Democratic Progressive Party (DPP) spokesperson Huang Di-ying (黃帝穎) yesterday criticized the government and police, saying there was serious encroachment of personal freedom and freedom of the press as police led “violent arrests of students and reporters” after protesters stormed the Ministry of Education building in Taipei late on Thursday.
DPP Legislator Cheng Li-chun (鄭麗君) demanded Minister of Education Wu Se-hwa’s (吳思華) resignation, saying the ministry had overseen “unprecedented violations of freedom of the press.”
Police arrested 33 people after a group stormed the building in protest over adjustments to high-school curriculum guidelines — which critics say were decided on in a “black box” procedure — and ministry officials who continue to ignore requests for dialogue.
Three reporters were among those arrested, including Liberty Times (the Taipei Times’ sister newspaper) photojournalist Liao Chen-huei (廖振輝), who was among the first to arrive after the protesters stormed the building.
While he was taking photographs, he was told by officers that he was to be arrested.
Another reporter, who works for Coolloud Collective (苦勞網) — an online platform dedicated to social activism — was also detained.
Huang said police intervention over the actions of the reporters had no legal basis.
“The Constitution protects the freedom of the press from government intervention to guarantee the autonomy and independence of the media’s role in supervising the government. Restricting reporters’ personal freedom is an attempt to cover up the truth and has seriously violated freedom of the press and obstructed the development of a democratic society,” Huang said.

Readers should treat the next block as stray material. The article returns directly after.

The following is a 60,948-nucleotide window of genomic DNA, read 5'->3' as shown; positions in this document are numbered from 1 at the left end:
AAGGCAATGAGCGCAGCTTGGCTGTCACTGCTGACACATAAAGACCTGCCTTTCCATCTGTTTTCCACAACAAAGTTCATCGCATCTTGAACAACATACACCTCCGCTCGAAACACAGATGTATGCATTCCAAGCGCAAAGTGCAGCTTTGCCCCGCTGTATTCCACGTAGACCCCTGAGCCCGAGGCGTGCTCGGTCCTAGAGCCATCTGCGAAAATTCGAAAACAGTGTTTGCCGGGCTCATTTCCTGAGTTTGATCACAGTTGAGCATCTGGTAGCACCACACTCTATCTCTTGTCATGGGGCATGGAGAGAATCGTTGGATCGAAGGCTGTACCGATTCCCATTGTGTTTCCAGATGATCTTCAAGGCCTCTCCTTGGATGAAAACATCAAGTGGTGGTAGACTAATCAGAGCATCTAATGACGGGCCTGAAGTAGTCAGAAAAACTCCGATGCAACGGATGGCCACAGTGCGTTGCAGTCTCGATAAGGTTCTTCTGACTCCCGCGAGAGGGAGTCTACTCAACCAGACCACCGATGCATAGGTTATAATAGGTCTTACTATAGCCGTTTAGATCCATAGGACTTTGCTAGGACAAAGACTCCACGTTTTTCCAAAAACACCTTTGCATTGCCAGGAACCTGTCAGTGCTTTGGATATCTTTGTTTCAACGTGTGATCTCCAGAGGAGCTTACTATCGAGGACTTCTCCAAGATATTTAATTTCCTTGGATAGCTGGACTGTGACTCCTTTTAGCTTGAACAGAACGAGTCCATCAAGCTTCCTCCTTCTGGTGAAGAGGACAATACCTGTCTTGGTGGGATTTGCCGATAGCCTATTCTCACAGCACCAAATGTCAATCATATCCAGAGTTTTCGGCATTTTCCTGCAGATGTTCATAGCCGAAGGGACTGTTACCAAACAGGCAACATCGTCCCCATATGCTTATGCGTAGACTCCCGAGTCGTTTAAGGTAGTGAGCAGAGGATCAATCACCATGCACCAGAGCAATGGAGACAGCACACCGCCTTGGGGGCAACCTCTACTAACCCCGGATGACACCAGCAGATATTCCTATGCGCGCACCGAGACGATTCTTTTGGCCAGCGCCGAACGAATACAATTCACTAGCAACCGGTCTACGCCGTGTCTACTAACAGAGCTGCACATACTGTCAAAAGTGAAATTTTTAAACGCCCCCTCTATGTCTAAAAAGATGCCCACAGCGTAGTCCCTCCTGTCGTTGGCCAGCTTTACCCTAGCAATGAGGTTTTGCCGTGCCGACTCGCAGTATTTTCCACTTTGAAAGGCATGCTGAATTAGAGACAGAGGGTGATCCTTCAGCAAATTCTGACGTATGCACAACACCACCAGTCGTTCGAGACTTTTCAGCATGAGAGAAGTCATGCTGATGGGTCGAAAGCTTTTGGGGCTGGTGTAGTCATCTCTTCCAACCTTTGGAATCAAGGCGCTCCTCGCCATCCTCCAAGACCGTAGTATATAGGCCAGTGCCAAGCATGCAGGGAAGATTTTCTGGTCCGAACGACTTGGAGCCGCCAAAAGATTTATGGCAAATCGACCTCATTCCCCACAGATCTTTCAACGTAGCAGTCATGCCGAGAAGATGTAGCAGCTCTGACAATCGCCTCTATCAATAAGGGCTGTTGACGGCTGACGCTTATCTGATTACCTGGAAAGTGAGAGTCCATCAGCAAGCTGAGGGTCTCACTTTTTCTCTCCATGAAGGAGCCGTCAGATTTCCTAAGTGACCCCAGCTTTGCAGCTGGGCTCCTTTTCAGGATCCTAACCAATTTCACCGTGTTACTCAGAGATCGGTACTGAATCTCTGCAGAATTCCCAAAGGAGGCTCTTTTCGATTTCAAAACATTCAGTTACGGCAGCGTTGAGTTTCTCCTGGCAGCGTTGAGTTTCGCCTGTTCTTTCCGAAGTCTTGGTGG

Press freedom has deteriorated during the administration of President Ma Ying-jeou (馬英九) according to a Freedom House ranking, Huang said, adding that police had deployed disproportionate force to “evict the media” on March 23 last year during the Sunflower movement, drawing criticism from the International Federation of Journalists.
“The arrests of journalists on Thursday on the pretext of a lack of invitation from the ministry was a flagrant abuse of freedom of the press,” he said.
“The violent treatment by police, the handcuffing of unarmed students and the confiscation of cellphones, and the arrests of the journalists while prohibiting them from using recording equipment was unconstitutional,” Huang added.
“Where should reporters go if not where the news is happening?” Cheng asked.
Police told Cheng that the reporters were under investigation because the ministry has taken legal action against them.
One reporter said he was knocked on the back of the head by police, despite identifying himself as a member of the press.
The Liberty Times Union yesterday also lashed out at the ministry, denouncing its “taking reporters as criminal suspects.”
“The Zhongzeng First Precinct confiscated the reporters’ communication devices, detained them in the building and transported them to a mobile police department for prosecutors to investigate further, a process that assumed the reporters were suspects,” the union said.
“The union severely condemns the action, which is a suspected breach of constitutional rights and an offense against personal freedom. The action has seriously trampled upon freedom of the press,” it said in a statement, calling on the central government and local administrations to revisit standard operating procedures for dealing with social activism.